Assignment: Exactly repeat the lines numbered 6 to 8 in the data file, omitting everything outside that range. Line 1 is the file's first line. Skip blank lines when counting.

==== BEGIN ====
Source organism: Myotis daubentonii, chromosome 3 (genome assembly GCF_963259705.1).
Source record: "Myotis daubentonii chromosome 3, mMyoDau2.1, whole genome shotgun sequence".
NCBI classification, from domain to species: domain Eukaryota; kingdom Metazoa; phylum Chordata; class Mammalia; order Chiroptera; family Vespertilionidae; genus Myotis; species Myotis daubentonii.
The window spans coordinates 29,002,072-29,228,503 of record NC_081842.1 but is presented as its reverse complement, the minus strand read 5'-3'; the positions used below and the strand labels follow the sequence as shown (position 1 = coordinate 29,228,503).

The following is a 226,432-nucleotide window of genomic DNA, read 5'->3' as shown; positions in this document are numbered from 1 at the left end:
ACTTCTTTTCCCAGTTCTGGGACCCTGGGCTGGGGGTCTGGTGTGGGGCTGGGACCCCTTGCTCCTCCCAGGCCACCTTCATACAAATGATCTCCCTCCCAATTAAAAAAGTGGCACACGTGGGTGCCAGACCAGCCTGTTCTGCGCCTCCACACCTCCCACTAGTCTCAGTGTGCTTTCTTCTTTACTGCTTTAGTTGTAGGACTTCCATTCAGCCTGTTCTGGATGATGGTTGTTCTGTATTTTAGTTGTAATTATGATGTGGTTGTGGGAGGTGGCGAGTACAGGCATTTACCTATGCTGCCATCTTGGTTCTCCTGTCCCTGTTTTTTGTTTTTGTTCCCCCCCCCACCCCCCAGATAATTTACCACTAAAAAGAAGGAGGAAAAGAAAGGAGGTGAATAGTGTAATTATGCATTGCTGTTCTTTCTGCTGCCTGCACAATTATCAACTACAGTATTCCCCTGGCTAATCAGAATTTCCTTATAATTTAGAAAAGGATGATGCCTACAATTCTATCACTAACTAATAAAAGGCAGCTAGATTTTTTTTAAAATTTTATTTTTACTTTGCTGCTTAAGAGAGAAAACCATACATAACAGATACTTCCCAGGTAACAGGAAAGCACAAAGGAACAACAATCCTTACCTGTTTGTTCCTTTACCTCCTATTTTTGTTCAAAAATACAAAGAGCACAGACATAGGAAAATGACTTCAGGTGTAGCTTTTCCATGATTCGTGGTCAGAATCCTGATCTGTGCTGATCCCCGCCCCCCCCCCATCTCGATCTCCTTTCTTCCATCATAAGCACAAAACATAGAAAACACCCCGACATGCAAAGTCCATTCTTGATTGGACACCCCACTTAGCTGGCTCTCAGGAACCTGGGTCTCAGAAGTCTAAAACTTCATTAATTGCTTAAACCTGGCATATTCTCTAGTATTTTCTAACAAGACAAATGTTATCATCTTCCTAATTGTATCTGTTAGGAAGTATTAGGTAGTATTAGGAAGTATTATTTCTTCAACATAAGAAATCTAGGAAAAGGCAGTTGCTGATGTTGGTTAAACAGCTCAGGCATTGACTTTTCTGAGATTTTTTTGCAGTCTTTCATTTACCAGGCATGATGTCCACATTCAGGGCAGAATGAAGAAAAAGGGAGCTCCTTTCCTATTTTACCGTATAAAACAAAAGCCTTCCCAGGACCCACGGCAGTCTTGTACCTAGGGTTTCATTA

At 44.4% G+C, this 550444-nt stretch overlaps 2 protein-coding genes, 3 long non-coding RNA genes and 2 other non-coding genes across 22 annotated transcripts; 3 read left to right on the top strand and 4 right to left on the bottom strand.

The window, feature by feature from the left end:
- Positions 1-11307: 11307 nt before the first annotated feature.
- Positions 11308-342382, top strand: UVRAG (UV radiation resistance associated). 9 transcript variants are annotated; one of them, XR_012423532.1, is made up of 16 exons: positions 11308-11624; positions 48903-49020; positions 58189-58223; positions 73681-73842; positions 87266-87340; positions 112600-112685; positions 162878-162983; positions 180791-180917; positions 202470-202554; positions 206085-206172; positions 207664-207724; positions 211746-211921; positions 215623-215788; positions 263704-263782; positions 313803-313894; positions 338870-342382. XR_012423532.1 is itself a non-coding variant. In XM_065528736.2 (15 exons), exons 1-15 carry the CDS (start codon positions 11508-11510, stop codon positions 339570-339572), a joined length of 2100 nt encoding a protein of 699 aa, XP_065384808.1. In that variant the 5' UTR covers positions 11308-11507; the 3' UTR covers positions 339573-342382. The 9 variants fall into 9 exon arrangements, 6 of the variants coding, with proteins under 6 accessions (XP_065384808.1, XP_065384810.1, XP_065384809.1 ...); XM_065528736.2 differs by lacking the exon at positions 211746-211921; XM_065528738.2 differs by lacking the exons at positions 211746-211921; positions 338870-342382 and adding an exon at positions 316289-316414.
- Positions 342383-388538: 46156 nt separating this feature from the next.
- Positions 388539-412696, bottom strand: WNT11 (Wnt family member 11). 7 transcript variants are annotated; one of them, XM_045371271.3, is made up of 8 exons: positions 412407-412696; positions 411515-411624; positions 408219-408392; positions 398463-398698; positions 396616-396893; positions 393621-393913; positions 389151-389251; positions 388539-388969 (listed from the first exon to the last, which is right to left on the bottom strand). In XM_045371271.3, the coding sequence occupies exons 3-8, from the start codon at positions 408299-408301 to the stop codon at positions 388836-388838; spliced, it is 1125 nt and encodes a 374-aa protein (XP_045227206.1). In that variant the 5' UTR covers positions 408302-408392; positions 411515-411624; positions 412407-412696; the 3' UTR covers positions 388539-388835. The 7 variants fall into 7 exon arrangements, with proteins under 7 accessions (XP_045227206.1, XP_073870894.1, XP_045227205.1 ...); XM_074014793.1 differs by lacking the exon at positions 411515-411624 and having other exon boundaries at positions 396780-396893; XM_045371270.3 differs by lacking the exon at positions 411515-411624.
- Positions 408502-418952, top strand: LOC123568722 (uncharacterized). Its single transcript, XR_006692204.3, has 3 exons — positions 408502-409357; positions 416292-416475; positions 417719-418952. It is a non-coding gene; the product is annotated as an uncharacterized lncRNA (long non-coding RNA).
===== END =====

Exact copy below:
ACTTCTTTTCCCAGTTCTGGGACCCTGGGCTGGGGGTCTGGTGTGGGGCTGGGACCCCTTGCTCCTCCCAGGCCACCTTCATACAAATGATCTCCCTCCCAATTAAAAAAGTGGCACACGTGGGTGCCAGACCAGCCTGTTCTGCGCCTCCACACCTCCCACTAGTCTCAGTGTGCTTTCTTCTTTACTGCTTTAGTTGTAGGACTTCCATTCAGCCTGTTCTGGATGATGGTTGTTCTGTATTTTAGTTGTAATTATGATGTGGTTGTGGGAGGTGGCGAGTACAGGCATTTACCTATGCTGCCATCTTGGTTCTCCTGTCCCTGTTTTTTGTTTTTGTTCCCCCCCCCACCCCCCAGATAATTTACCACTAAAAAGAAGGAGGAAAAGAAAGGAGGTGAATAGTGTAATTATGCATTGCTGTTCTTTCTGCTGCCTGCACAATTATCAACTACAGTATTCCCCTGGCTAATCAGAATTTCCTTATAATTTAGAAAAGGATGATGCCTACAATTCTATCACTAACTAATAAAAGGCAGCTAGATTTTTTTTAAAATTTTATTTTTACTTTGCTGCTTAAGAGAGAAAACCATACATAACAGATACTTCCCAGGTAACAGGAAAGCACAAAGGAACAACAATCCTTACCTGTTTGTTCCTTTACCTCCTATTTTTGTTCAAAAATACAAAGAGCACAGACATAGGAAAATGACTTCAGGTGTAGCTTTTCCATGATTCGTGGTCAGAATCCTGATCTGTGCTGATCCCCGCCCCCCCCCCATCTCGATCTCCTTTCTTCCATCATAAGCACAAAACATAGAAAACACCCCGACATGCAAAGTCCATTCTTGATTGGACACCCCACTTAGCTGGCTCTCAGGAACCTGGGTCTCAGAAGTCTAAAACTTCATTAATTGCTTAAACCTGGCATATTCTCTAGTATTTTCTAACAAGACAAATGTTATCATCTTCCTAATTGTATCTGTTAGGAAGTATTAGGTAGTATTAGGAAGTATTATTTCTTCAACATAAGAAATCTAGGAAAAGGCAGTTGCTGATGTTGGTTAAACAGCTCAGGCATTGACTTTTCTGAGATTTTTTTGCAGTCTTTCATTTACCAGGCATGATGTCCACATTCAGGGCAGAATGAAGAAAAAGGGAGCTCCTTTCCTATTTTACCGTATAAAACAAAAGCCTTCCCAGGACCCACGGCAGTCTTGTACCTAGGGTTTCATTA

At 44.4% G+C, this 550444-nt stretch overlaps 2 protein-coding genes, 3 long non-coding RNA genes and 2 other non-coding genes across 22 annotated transcripts; 3 read left to right on the top strand and 4 right to left on the bottom strand.

The window, feature by feature from the left end: